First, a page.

I just wondered if anyone has experience of something like this... the stats method I want to use (should use given my data structure) is quite complex. Because of this my main sups tried to get another sup on board to supervise the stats part. Anyway, turns out the new sup isn't an expert in the method either, and we're going to sort of be "working it out together". Basically, I am quite concerned as I want to feel certain that the models I come up with are good. The literature is helpful in understanding the method and when it can be applied, but the practical issues of building the model aren't greatly covered (for what I specifically want to do). Is it just luck if you happen to know someone in the field of statistics (or who has expertise in a particular statistical method) who might be willing to take a look at what you've come up with?!
I think there is an element of luck in having someone with the right experience to hand, yes. I am in a similar position, with the stats not being quite the straightforward ones I'd hoped to use, and everyone in the dept has been asked for advice. At the end of the day, I'm doing an analysis that feels to me to be the best fit for my data, my supervisors are on board with it, and they've advised me to write my decisions/justification into the chapter, and to be prepared to answer questions about alternative approaches at viva.
Thanks Chickpea. It does sound similar. I'm happy and keen to learn the approach - I've really enjoyed understanding why it is suitable for my data etc - it was me who realised I needed to use it and sort of had to persuade one of my sups about why it was necessary. So I have no qualms about defending the approach and writing a strong justification for it vs alternatives. I just feel a bit worried I suppose, having met with the new sup who was specifically asked to join for support with this, and then he says in the meeting that he actually isn't 100% sure of whether we've done it right (not whether it is the appropriate method but whether we're actually doing it right in the software), and why don't I just do a simpler approach (even though the simpler approach doesn't reflect the data structure and would violate a major assumption!). I was a bit shocked I guess. And I'm wondering who I could talk to. I guess it is just luck if I get to talk to someone in my department who knows someone else who is more skilled in using the approach...
It sounds like you have a really good handle on why the technique is suitable, but just need some help implementing it. That said, if you plan to get a statistician involved, I'd do it at an early stage as is possible. I've been the person people have come to at the end of a process to 'check their work' and it's very frustrating on both sides if something was flawed at the outset and the whole thing is wrong. I don't think you'd fall into that trap as you're taking a considered approach, but as a general rule I'd say the sooner the better for statistician involvement.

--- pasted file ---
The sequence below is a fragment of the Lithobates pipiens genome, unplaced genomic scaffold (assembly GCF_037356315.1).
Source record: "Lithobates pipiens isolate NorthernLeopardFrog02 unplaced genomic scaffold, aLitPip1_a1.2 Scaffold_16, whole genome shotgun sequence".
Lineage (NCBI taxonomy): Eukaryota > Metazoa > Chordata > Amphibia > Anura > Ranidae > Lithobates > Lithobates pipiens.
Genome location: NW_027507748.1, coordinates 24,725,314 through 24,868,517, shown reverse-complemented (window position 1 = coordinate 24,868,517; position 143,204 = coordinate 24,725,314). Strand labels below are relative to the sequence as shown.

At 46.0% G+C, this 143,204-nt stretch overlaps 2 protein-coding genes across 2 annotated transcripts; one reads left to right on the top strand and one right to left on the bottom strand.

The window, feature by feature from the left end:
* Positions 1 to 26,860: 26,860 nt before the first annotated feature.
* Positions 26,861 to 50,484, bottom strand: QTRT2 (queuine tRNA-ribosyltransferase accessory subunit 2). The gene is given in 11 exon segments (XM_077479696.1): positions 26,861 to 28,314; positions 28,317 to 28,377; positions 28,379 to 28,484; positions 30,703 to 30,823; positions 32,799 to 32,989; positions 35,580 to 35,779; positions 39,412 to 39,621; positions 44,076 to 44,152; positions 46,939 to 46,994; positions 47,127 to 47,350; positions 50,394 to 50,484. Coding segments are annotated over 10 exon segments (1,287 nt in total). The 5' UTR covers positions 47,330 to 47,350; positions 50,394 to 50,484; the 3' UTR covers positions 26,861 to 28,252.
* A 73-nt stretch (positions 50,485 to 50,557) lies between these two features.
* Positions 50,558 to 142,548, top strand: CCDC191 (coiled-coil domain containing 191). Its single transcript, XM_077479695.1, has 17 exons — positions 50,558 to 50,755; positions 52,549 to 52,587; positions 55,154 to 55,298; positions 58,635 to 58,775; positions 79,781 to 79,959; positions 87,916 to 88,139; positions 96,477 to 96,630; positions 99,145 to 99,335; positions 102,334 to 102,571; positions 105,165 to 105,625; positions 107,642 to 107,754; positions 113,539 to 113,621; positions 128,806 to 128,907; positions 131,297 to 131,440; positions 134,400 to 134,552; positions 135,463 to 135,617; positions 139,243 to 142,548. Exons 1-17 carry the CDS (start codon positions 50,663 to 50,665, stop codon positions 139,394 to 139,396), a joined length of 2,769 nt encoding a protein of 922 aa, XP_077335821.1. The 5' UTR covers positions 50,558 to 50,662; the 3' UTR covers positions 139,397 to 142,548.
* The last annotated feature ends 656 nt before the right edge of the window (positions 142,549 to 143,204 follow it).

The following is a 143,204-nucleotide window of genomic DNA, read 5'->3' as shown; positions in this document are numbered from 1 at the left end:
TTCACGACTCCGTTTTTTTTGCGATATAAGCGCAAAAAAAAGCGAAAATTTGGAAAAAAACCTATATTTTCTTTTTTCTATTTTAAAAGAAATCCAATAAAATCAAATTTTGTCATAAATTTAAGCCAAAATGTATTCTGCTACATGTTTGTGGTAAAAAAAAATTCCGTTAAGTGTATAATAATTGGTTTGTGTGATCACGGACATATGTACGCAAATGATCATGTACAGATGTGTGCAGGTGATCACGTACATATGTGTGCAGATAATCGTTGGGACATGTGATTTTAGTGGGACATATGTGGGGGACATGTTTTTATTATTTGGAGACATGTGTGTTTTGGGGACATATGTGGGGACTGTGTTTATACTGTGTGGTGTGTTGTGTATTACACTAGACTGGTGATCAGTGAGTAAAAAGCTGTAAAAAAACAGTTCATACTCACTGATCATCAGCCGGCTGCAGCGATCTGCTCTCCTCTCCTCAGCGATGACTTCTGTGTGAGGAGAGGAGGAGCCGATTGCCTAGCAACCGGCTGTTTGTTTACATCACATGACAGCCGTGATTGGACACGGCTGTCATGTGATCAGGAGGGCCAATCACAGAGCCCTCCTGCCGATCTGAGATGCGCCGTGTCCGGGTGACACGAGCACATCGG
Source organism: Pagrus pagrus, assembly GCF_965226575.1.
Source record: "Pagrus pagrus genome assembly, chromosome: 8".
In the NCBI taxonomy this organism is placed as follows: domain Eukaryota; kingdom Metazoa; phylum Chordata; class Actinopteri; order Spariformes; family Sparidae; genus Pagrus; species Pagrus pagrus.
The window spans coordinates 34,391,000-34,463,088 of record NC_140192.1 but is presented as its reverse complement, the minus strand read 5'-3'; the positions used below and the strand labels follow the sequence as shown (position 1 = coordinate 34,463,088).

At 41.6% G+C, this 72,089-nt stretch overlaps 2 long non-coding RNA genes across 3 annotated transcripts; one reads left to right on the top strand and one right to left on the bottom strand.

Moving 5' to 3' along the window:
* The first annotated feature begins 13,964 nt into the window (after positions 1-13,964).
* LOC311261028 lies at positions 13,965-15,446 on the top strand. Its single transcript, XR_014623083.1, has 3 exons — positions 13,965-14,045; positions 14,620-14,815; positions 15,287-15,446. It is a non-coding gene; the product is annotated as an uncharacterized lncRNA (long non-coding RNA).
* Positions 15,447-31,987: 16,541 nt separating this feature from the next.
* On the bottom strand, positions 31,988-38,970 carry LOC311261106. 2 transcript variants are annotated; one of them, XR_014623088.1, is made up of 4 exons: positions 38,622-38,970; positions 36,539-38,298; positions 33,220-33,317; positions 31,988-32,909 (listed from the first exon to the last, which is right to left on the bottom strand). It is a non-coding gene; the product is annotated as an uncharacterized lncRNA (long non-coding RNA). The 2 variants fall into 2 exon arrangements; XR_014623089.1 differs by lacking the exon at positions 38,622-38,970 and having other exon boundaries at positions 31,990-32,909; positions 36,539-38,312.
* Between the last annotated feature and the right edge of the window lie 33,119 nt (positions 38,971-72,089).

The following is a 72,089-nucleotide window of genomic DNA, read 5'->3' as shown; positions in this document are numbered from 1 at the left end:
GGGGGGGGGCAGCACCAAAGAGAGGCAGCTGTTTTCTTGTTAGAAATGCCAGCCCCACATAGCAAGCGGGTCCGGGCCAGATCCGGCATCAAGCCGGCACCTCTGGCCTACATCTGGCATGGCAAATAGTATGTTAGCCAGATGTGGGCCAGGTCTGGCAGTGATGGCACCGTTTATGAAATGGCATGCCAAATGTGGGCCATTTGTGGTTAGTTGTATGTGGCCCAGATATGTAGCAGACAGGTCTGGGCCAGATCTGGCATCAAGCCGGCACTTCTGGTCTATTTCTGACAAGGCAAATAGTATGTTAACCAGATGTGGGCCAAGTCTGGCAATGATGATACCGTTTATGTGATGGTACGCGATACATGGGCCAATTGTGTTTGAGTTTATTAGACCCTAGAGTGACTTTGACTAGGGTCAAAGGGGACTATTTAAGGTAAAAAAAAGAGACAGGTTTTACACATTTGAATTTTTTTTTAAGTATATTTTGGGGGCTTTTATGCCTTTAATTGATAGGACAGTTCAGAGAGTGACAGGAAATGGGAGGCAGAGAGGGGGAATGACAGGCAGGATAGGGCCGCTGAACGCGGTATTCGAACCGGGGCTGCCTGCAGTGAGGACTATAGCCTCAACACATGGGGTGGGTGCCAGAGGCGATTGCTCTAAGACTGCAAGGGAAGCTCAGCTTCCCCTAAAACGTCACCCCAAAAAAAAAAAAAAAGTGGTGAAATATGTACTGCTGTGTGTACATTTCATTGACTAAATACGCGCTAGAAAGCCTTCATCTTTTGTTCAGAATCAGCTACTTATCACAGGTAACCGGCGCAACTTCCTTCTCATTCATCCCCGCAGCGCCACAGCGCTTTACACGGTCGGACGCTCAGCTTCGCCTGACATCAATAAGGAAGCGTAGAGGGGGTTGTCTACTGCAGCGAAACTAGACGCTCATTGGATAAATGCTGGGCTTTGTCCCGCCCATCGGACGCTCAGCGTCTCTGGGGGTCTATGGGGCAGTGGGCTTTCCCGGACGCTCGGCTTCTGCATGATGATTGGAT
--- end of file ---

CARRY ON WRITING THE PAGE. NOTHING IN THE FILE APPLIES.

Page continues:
Does your department/faculty have any kind of central data/analysis support unit. Some places have regular drop in sessions for scenarios like this.
Thanks Hazy Jane! I've just found out that we can get statistical advice from the biostats dept! I have to send an email detailing my scenario and what I need the support with and they should hook me up for a session with someone.
Now I have another question... I guess the best way to be with my supervisor is transparent about what I want to do... (go talk to someone else). I am now worried that he will not take it well that I want to chat to someone else. Any advice on that front?
I got some stats advice during my Phd. I think I just said to my supervisor that's I had the opportunity to speak to a statistician so I had done it. I never looked at it like I was going because they didn't know what they were doing, I viewed it as being fur my benefit. Maybe sell it these terms?
Thanks Teaddict. It's more a matter of someone checking the R code really. I've attended workshops, read and done so many tutorials etc that I'm stuffed with knowledge on the approach. Just need a person who actually uses it and is skilled enough to be able to map their statistical knowledge on to a different research area to say, "yes, what you've done is right", or "no, you need to change that, otherwise...". Hoping I'll find someone at uni at the drop in thing. Otherwise, asking an external statistician would basically achieve the same function but at a cost.
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